By continuing to use this site, you agree to our use of cookies. Find out more
Forum sponsored by:
Forum sponsored by Allendale Dec 6th

Wall Storage Recommendation

All Topics | Latest Posts

Search for:  in Thread Title in  
fishy-steve23/12/2018 15:41:17
121 forum posts
30 photos
Posted by Vic on 23/12/2018 14:48:02:

Bisley shut their factory in Surrey about five or six years ago. I think they moved to wales?

Hi Vic,

Bisley are in Wales. Newport to be exact. I drive past their factory every day to work. They must be doing well as they have just extended the factory.

Steve.

larry phelan 123/12/2018 16:37:40
527 forum posts
11 photos

Or China ?

Andrew Tinsley23/12/2018 16:55:32
924 forum posts

Bisley draw systems are fine, but wall mounted they are not. So it is a waste of time recommending them for the OP's use.

I would also be interested in a wall mounting solution such as the OP has requested.

Andrew.

Brian Wood23/12/2018 17:01:59
2007 forum posts
37 photos

Oh, come on Andrew, it doesn't take a lot of imagination to anchor the bare unit back to the wall with suitable screws through the frame, refit the drawers and then load them.

Bingo---wall hung!

Regards

Brian

V8Eng23/12/2018 17:53:28
1324 forum posts
28 photos

Might be worth a look at the Bigdug website good choice of storage systems and racking.

www.bigdug.co.uk

HughE23/12/2018 23:14:50
122 forum posts

I have Bisley multi draw units and others with metal bases. I cured the rust problem by using the insulating foam that is used to put under flooring. It's about 4mm thick and its available in packs from B&Q, it also reduces noise and can be easily shaped to protected cutting edges . I also have one metal cupboard unit ( roneo vickers) which is in covered outdoor location. Rust, is kept at bay by installing a low wattage tube heater at the bottom which is control by a thermostat.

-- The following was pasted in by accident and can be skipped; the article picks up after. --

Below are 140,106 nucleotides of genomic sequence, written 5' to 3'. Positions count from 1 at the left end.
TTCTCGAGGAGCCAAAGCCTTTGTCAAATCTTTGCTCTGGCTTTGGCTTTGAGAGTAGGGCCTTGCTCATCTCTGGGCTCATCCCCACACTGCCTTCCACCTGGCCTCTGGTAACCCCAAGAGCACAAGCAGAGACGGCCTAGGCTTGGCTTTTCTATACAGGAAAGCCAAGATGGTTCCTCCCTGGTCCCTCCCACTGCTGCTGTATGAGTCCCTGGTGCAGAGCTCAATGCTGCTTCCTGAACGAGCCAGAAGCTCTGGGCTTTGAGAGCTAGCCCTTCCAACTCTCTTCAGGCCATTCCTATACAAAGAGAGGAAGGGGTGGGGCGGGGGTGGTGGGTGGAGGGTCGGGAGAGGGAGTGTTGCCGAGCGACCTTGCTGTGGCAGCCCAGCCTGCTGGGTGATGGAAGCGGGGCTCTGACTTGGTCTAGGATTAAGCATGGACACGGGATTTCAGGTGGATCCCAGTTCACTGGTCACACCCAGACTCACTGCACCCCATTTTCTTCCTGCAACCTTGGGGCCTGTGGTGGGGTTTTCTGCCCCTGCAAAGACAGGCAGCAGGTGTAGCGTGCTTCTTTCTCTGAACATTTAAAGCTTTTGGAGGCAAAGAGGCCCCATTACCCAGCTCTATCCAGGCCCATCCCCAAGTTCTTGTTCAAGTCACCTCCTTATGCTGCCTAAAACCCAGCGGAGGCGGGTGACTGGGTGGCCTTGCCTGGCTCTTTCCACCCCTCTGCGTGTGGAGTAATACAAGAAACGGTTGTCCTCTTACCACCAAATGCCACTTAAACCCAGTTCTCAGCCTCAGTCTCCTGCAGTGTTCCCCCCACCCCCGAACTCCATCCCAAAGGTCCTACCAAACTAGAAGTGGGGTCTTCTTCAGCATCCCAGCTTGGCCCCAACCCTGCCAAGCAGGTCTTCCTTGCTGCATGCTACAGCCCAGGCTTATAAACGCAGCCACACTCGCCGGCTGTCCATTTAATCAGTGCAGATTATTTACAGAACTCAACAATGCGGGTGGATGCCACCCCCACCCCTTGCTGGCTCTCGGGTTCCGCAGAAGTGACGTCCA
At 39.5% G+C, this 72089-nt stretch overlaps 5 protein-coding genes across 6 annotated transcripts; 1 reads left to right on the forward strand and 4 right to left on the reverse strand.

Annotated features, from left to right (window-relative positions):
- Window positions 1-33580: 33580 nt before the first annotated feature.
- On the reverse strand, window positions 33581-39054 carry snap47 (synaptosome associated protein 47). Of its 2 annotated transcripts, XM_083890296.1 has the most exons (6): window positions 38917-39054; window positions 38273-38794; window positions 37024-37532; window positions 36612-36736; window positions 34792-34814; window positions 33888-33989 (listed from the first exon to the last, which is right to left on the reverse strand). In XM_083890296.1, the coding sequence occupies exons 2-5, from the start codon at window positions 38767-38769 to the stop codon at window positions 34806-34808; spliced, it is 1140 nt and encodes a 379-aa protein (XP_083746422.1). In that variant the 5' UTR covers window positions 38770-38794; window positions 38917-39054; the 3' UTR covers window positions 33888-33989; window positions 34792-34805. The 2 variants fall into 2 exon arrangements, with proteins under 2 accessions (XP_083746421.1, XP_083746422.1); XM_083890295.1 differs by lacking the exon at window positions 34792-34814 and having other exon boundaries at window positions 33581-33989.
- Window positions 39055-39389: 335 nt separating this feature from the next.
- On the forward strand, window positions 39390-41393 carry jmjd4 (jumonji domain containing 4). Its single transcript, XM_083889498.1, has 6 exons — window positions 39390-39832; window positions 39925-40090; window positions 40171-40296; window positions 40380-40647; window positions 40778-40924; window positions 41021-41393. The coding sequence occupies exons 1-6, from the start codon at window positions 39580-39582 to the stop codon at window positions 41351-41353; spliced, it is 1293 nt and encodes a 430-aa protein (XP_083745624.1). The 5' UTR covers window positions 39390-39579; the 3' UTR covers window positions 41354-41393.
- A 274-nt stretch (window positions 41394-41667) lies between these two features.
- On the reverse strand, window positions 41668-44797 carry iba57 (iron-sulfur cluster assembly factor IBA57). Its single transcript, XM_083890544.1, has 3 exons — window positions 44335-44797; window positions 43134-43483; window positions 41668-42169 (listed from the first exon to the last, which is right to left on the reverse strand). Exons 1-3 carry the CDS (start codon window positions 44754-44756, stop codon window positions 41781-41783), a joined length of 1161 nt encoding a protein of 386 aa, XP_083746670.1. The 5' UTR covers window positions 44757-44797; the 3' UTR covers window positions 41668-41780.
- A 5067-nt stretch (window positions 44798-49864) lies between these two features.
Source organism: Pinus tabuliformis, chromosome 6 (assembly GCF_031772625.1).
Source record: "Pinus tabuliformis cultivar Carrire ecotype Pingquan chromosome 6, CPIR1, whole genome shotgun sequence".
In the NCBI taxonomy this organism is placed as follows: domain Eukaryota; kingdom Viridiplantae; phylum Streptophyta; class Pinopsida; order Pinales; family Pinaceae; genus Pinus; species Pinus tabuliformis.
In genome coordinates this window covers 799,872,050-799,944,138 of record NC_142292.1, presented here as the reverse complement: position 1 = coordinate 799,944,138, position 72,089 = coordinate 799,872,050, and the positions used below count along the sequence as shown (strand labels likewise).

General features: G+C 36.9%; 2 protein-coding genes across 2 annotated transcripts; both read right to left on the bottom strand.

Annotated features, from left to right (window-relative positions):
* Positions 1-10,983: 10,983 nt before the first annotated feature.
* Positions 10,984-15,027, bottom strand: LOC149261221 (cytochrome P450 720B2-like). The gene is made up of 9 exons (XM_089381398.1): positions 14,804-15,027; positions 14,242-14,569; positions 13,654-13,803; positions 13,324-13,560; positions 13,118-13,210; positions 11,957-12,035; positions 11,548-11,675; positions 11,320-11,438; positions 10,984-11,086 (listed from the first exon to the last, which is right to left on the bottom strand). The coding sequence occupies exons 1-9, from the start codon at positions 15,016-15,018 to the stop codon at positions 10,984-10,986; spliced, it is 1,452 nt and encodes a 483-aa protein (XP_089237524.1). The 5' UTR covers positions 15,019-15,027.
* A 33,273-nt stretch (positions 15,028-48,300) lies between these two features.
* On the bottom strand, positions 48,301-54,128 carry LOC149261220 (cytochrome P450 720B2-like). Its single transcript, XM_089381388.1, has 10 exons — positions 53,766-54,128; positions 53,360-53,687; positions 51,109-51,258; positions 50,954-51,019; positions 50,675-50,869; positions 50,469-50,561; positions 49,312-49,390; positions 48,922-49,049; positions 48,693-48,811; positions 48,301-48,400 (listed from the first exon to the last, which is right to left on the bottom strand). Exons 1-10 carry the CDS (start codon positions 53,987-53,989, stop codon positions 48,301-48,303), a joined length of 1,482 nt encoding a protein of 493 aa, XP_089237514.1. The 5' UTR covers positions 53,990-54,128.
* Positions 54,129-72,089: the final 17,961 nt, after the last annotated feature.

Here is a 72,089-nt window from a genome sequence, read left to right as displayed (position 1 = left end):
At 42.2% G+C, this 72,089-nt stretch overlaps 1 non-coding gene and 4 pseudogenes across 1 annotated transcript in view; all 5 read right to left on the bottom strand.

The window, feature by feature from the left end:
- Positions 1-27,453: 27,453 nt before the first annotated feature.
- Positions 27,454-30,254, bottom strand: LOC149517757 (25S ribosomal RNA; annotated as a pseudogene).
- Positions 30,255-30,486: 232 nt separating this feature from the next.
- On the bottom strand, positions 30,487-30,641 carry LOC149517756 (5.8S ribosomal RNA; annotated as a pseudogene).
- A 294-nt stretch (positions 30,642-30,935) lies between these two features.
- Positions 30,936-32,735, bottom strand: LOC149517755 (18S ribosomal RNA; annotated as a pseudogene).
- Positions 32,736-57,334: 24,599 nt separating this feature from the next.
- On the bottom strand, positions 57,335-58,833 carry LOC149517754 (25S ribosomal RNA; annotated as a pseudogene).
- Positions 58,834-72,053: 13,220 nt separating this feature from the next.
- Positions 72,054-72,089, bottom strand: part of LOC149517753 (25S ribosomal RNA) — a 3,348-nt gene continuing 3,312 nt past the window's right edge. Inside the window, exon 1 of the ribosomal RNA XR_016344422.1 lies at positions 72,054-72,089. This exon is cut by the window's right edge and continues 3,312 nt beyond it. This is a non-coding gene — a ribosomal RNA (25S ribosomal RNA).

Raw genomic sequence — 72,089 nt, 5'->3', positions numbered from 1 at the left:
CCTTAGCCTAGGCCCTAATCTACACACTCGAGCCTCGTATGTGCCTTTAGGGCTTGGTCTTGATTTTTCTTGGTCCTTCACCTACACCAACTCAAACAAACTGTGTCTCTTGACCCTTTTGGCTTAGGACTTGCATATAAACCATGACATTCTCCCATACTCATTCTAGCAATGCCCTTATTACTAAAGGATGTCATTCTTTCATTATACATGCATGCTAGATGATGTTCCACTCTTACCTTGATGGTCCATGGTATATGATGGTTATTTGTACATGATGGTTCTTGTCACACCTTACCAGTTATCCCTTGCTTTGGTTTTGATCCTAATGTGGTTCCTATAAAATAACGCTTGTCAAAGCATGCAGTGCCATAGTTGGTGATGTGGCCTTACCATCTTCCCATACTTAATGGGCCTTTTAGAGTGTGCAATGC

Hugh

Andrew Tinsley24/12/2018 08:59:03
924 forum posts

Hello Brian,

Don't forget that Bisley draws are very deep. I would be filling them with very heavy items. This would exert a pretty high strain on the fixing items. Most modern interior walls are breezeblock (Sp?). I doubt if even raw bolts would be a satisfactory and safe fixing.for the sort of couple involved. I certainly would not feel safe in the vicinity of a loaded wall hung Bisley set of draws!

I have had problems with ex kitchen cupboards in my workshop. Load them up with our type of goodies and the cupboard started pulling away at its top! The major problem being the crumbly lightweight thermal blocks in my workshop!

Andrew.

Philip Rowe26/12/2018 12:27:14
173 forum posts
14 photos

Probably not a viable solution nowadays but I thought there might be some interest in what I did many years ago for storage of small parts using empty tobacco tins. The rack on the left was made by my father in the 1950s which I inherited and then I expanded by building the one one the right. The labeling was originally handwritten with a felt tip pen but more recently upgraded to computer generated labels, although only paper I am quite suprised at how hard wearing they have proved to be, one or two of the more frequently used ones are a little grubby but generally I think they are ok considering the labels were applied around 15 years ago.

Looking at the number of tins here I shudder to think how much this all cost in buying the tobacco in the first place and I'm so glad that I gave up smoking nearly 40 years ago.

20181224_135312.jpg

Phil

mechman4827/12/2018 17:00:48
avatar
2518 forum posts
377 photos
Posted by clogs on 23/12/2018 15:30:35:

mechman48,

hope those oil heaters are the oil in rad sort as burning parafin etc actually make moisture.......

Yes they are; thermostat controlled.

George.

Robert Atkinson 227/12/2018 17:53:00
avatar
398 forum posts
21 photos
Posted by Philip Rowe on 26/12/2018 12:27:14:

Probably not a viable solution nowadays but I thought there might be some interest in what I did many years ago for storage of small parts using empty tobacco tins. The rack on the left was made by my father in the 1950s which I inherited and then I expanded by building the one one the right. The labeling was originally handwritten with a felt tip pen but more recently upgraded to computer generated labels, although only paper I am quite suprised at how hard wearing they have proved to be, one or two of the more frequently used ones are a little grubby but generally I think they are ok considering the labels were applied around 15 years ago.